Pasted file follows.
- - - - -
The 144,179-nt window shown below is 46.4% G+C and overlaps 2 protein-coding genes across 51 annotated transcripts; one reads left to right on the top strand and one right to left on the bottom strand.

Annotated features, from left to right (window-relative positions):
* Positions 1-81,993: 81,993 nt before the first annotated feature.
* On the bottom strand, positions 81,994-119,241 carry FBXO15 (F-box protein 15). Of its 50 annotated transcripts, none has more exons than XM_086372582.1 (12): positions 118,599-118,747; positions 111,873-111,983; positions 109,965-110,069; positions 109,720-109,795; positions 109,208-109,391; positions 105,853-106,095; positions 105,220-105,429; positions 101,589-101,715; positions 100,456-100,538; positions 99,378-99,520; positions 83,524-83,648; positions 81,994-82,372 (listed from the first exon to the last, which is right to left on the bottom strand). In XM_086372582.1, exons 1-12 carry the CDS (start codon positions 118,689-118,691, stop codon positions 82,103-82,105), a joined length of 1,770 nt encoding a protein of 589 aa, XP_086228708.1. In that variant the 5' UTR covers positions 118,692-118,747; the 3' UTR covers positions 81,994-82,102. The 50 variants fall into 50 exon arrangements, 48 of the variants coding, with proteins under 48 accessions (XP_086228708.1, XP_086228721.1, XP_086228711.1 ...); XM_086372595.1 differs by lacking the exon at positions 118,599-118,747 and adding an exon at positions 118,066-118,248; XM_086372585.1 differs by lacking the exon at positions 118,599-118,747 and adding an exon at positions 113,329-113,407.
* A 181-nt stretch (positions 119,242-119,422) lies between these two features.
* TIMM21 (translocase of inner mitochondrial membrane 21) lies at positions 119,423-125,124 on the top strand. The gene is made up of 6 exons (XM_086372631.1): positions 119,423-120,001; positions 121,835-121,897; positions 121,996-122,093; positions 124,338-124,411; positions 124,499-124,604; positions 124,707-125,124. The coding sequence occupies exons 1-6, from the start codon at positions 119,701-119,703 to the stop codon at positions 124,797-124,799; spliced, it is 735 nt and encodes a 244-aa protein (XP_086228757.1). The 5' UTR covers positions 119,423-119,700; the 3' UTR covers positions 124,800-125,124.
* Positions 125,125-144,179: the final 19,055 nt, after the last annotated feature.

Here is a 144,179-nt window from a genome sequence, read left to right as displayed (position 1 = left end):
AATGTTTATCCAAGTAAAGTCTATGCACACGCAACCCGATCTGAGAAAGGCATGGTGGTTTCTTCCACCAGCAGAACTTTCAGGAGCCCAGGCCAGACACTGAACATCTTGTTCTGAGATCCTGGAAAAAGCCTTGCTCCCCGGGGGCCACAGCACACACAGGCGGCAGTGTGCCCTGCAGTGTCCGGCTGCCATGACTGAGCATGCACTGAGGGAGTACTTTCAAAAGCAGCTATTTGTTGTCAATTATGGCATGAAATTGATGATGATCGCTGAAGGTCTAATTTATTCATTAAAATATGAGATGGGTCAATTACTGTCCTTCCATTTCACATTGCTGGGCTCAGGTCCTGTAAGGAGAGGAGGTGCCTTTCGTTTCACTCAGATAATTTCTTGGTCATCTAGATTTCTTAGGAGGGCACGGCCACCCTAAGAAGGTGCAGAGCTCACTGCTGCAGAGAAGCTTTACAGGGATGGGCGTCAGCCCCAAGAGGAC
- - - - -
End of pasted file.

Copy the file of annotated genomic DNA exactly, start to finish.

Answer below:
The 144,179-nt window shown below is 46.4% G+C and overlaps 2 protein-coding genes across 51 annotated transcripts; one reads left to right on the top strand and one right to left on the bottom strand.

Annotated features, from left to right (window-relative positions):
* Positions 1-81,993: 81,993 nt before the first annotated feature.
* On the bottom strand, positions 81,994-119,241 carry FBXO15 (F-box protein 15). Of its 50 annotated transcripts, none has more exons than XM_086372582.1 (12): positions 118,599-118,747; positions 111,873-111,983; positions 109,965-110,069; positions 109,720-109,795; positions 109,208-109,391; positions 105,853-106,095; positions 105,220-105,429; positions 101,589-101,715; positions 100,456-100,538; positions 99,378-99,520; positions 83,524-83,648; positions 81,994-82,372 (listed from the first exon to the last, which is right to left on the bottom strand). In XM_086372582.1, exons 1-12 carry the CDS (start codon positions 118,689-118,691, stop codon positions 82,103-82,105), a joined length of 1,770 nt encoding a protein of 589 aa, XP_086228708.1. In that variant the 5' UTR covers positions 118,692-118,747; the 3' UTR covers positions 81,994-82,102. The 50 variants fall into 50 exon arrangements, 48 of the variants coding, with proteins under 48 accessions (XP_086228708.1, XP_086228721.1, XP_086228711.1 ...); XM_086372595.1 differs by lacking the exon at positions 118,599-118,747 and adding an exon at positions 118,066-118,248; XM_086372585.1 differs by lacking the exon at positions 118,599-118,747 and adding an exon at positions 113,329-113,407.
* A 181-nt stretch (positions 119,242-119,422) lies between these two features.
* TIMM21 (translocase of inner mitochondrial membrane 21) lies at positions 119,423-125,124 on the top strand. The gene is made up of 6 exons (XM_086372631.1): positions 119,423-120,001; positions 121,835-121,897; positions 121,996-122,093; positions 124,338-124,411; positions 124,499-124,604; positions 124,707-125,124. The coding sequence occupies exons 1-6, from the start codon at positions 119,701-119,703 to the stop codon at positions 124,797-124,799; spliced, it is 735 nt and encodes a 244-aa protein (XP_086228757.1). The 5' UTR covers positions 119,423-119,700; the 3' UTR covers positions 124,800-125,124.
* Positions 125,125-144,179: the final 19,055 nt, after the last annotated feature.

Here is a 144,179-nt window from a genome sequence, read left to right as displayed (position 1 = left end):
AATGTTTATCCAAGTAAAGTCTATGCACACGCAACCCGATCTGAGAAAGGCATGGTGGTTTCTTCCACCAGCAGAACTTTCAGGAGCCCAGGCCAGACACTGAACATCTTGTTCTGAGATCCTGGAAAAAGCCTTGCTCCCCGGGGGCCACAGCACACACAGGCGGCAGTGTGCCCTGCAGTGTCCGGCTGCCATGACTGAGCATGCACTGAGGGAGTACTTTCAAAAGCAGCTATTTGTTGTCAATTATGGCATGAAATTGATGATGATCGCTGAAGGTCTAATTTATTCATTAAAATATGAGATGGGTCAATTACTGTCCTTCCATTTCACATTGCTGGGCTCAGGTCCTGTAAGGAGAGGAGGTGCCTTTCGTTTCACTCAGATAATTTCTTGGTCATCTAGATTTCTTAGGAGGGCACGGCCACCCTAAGAAGGTGCAGAGCTCACTGCTGCAGAGAAGCTTTACAGGGATGGGCGTCAGCCCCAAGAGGAC